The housing charity Threshold has said evictions remain the largest issue facing private renters.
Its latest report shows how an average of 472 private renters a month, who were facing eviction, sought assistance from Threshold between July and September of this year.
It said it has helped to prevent more than 1,000 households becoming homeless during this time, which included nearly 1,200 children.
The charity described the situation as "dire" and said it responded on average to one call every 20 minutes from private renters facing eviction in the first nine months of the year.
Threshold's CEO John-Mark McCafferty said, so far this year, over half of the queries received concerned security of tenure and tenancy termination.
He said this level of queries surpassed the number received on the same issue for the entirety of 2021 and was over double the number received in 2020.
He said, separate to a temporary ban on evictions, further action is required by the Government to alleviate the pressures on both private tenants and landlords.
"We are continuing to see a large exodus of landlords from the private rental sector, resulting in fewer properties available to rent and fewer housing alternatives for households who are facing eviction.
"Given the increasingly dire situation, it was necessary for the Government to introduce a ban on evictions to allow for short- and medium-term solutions to be implemented to combat the growing rental crisis.
"It is absolutely vital that the Government uses the time of this eviction ban to develop and implement measures to not only slow the rate of evictions being served to private renters, but also to increase the availability of affordable and secure homes," said Mr McCafferty.
Meanwhile, the Minister for Public Expenditure Michael McGrath said he does not believe the Government's social housing target of 9,000 this year will be met.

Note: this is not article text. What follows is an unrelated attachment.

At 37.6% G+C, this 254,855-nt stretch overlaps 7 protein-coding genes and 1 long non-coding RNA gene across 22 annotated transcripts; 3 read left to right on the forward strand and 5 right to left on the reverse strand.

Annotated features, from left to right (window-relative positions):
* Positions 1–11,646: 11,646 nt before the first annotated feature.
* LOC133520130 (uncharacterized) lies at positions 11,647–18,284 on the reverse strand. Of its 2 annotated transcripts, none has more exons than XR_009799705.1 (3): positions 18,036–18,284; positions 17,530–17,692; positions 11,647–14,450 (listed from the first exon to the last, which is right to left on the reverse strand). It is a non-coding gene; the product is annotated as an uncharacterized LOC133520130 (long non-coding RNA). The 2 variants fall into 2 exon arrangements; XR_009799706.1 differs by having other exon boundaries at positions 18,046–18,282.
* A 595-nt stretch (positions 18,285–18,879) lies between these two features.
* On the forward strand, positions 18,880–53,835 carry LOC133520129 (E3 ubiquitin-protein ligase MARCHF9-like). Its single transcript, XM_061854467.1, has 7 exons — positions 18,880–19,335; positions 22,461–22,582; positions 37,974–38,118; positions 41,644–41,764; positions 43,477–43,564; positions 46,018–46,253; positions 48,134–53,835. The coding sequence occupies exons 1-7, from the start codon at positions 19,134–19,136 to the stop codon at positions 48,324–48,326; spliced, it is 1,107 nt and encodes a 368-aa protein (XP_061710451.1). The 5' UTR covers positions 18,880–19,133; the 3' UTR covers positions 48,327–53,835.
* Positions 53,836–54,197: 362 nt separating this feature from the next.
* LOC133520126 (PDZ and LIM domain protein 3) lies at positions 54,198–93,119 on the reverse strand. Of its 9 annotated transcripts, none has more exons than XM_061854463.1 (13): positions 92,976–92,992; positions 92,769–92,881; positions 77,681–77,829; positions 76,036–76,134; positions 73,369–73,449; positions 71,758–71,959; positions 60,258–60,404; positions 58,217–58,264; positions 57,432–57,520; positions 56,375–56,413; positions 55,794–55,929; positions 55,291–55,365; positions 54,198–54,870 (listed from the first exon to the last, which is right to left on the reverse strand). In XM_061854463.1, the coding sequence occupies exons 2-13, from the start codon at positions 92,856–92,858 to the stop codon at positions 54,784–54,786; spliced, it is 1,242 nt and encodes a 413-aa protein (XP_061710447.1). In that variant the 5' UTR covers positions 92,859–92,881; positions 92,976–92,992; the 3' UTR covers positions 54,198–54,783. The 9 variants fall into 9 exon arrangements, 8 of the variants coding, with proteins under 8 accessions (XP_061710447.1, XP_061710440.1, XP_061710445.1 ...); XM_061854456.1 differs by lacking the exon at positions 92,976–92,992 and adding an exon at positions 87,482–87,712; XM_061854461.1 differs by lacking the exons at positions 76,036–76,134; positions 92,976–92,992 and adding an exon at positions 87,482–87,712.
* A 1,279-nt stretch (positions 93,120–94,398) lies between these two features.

Speaking on RTÉ's Morning Ireland programme, he said: "We don't believe at this juncture that 9,000 will be met."
He said Minister for Housing Darragh O'Brien's estimate, which he outlined last week, is 8,000 for 2022.
However, he said they are adding social housing significantly to stock this year and, overall, for new builds they will be in excess of their target of 24,600.
"We are confident that will be exceeded," he said.
Mr McGrath defended the Government's approach to housing and said there are "headwinds" in construction.
Minister for Public Expenditure and Reform Michael McGrath has said Government will do everything they possibly can to achieve the target of delivering 29,000 housing units next year | Read more political updates: https://t.co/jZge7Mgwdy pic.twitter.com/T5LgOomiPR— RTÉ News (@rtenews) November 3, 2022
Social Democrats TD and the party's housing spokesperson Cian O'Callaghan said the housing crisis is on a scale that is not being seen in "most other countries".
Speaking on the same programme, he said rents have almost doubled in the last decade and the number of people living in emergency accommodation has reached record levels, now at almost 11,000.
He also said hundreds of thousands of people in their late 20s and 30s are having to still live at home because of the housing situation and some are emigrating because of it.
Mr O'Callaghan said the Government's update yesterday on the Housing for All plan is "quite sparse" in terms of detail and on the delivery of social housing and affordable homes.
"It is a 42-page document and there is actually barely a mention of delivery on those different areas. There are some little bits of detail."
Mr McCafferty said the general output in the Housing for All plan is welcome, but there are questions around social housing and cost rental needs to "ramp up".
Mr O'Callaghan said the Government is "way behind" on targets it has set for those particular areas of housing.
"They promised 9,000 new build social homes this year. We know in the first half of the year there were 1,765 new build social homes, which is way off."
Mr O'Callaghan said the Government is 30% behind where it should be on spending its capital allocation on housing and it has not given an explanation but that they do tend to catch up by the end of the year.
He said if they are behind in their capital spend it means they will not be adding those 9,000 additional homes.
"Far too much of the government interventions over the years has been chasing an existing supply that is limited and using public money to do that and effectively pushing up prices while doing that."
Mr O'Callaghan also said he does not think the Government is focused enough on apprenticeships and said their approach is "laissez faire".